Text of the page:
Decision on firefighters sacrifices public good for budget restraint

FI-Letter-to-the-EditorTo the Editor

This year’s town budget has passed through the BET and now goes to the RTM for approval. The most notable decision that the finance board took was to reject the request from Fire Chief Peter Siecienski and the fire commissioner and First Selectman Peter Tesei for eight new firefighter positions that would in their view have created a consistent fire safety standard across the town.

Currently a couple of our firehouses only have two firefighters on call per engine and only three stations meet the national standard of four men per engine. The new hires and some redeployment would have resulted in a uniform townwide three man per engine manning strength.

Rapid response and fast deployment on scene are essential components of effective firefighting, and while teams of four meet the national standard for “two in and two out,” three crew members represents a significant improvement over two-man engines. Weighing the marginal utility of the jump from two-man to a uniform three-man standard, most of my colleagues on the BET found the cost, something over half a million dollars annually, to be too high.

Some argued that volunteer firefighters could fill the gap and sometimes they can, but volunteers, by their nature, cannot guarantee constant coverage. Others wished to see a new configuration and rationalization of firehouses about town, but this will take years to study and implement.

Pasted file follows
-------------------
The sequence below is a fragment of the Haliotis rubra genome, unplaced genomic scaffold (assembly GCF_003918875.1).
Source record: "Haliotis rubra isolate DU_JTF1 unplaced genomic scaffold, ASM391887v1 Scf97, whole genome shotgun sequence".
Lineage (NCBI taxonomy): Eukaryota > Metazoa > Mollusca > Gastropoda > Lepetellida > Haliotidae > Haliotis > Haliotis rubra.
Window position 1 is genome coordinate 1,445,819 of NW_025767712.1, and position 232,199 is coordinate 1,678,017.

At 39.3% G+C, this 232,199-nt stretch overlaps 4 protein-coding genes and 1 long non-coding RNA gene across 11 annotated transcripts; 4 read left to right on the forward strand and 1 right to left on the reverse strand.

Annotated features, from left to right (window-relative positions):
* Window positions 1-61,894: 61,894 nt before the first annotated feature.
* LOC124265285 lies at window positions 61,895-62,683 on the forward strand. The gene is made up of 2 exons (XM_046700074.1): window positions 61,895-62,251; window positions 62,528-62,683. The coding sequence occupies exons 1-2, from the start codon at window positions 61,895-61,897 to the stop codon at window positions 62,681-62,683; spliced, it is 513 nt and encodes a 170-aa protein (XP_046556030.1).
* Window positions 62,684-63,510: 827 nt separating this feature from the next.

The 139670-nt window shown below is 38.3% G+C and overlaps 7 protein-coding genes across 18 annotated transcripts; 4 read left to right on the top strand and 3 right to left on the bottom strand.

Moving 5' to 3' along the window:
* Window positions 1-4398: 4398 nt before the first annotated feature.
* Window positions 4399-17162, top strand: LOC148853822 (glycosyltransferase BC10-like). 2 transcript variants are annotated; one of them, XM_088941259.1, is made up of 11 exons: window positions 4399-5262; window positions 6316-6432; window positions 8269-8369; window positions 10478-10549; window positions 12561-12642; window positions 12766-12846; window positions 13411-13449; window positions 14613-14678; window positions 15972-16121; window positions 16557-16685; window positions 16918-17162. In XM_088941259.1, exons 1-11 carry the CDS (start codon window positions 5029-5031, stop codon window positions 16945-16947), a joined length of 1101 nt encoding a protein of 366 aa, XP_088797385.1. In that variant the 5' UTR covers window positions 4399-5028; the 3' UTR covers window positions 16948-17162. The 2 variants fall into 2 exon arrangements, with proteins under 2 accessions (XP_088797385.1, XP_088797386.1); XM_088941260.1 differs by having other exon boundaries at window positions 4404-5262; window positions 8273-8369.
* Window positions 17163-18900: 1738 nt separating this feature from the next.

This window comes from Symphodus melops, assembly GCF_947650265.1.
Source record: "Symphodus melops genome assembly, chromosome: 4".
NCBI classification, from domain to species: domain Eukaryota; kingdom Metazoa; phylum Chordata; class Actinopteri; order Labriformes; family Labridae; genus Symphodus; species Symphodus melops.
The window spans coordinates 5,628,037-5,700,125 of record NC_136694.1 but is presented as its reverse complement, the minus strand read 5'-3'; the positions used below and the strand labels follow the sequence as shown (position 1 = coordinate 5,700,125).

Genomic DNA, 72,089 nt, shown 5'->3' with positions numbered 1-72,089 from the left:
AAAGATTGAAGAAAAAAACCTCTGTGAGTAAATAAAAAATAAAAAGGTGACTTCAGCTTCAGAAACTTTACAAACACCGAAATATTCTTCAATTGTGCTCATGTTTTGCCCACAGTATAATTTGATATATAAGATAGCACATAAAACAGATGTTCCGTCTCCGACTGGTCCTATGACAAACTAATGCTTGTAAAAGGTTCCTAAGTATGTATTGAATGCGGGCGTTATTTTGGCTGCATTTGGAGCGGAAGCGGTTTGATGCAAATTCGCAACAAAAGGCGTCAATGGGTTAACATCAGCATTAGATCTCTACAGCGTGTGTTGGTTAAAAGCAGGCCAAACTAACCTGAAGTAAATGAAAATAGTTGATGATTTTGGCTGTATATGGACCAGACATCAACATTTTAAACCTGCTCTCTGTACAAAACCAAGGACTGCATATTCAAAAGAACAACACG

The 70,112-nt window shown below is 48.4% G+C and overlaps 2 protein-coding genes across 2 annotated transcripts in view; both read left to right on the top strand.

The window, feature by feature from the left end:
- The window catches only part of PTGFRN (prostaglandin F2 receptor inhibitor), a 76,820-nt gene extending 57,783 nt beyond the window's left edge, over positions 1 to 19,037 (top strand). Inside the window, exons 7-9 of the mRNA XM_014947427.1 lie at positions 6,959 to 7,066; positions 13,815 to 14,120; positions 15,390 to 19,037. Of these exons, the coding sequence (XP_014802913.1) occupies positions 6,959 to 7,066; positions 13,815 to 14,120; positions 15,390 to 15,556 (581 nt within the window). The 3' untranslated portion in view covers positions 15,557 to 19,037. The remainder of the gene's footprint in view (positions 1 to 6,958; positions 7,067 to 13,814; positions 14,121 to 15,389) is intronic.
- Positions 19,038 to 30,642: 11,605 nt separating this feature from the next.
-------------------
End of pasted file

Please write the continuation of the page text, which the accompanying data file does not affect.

So we are left with what we have now, a rather patchy life safety standard that leaves inadequate coverage in some areas of town. At least the board gave the green light to our first selectman to negotiate for a site for a new North West firehouse, a long overdue improvement. But in the end the public good is sacrificed on the alter of budget restraint.

I have argued often with friends across the aisle that I get the notion of balancing these conflicting factors but I have also said that sometimes tight-fistedness can go just too far. What price life and public safety?

Let’s revisit the issue next year and come to a better conclusion.


John Blankley


The author is a member of the Board of Estimate and Taxation (BET).

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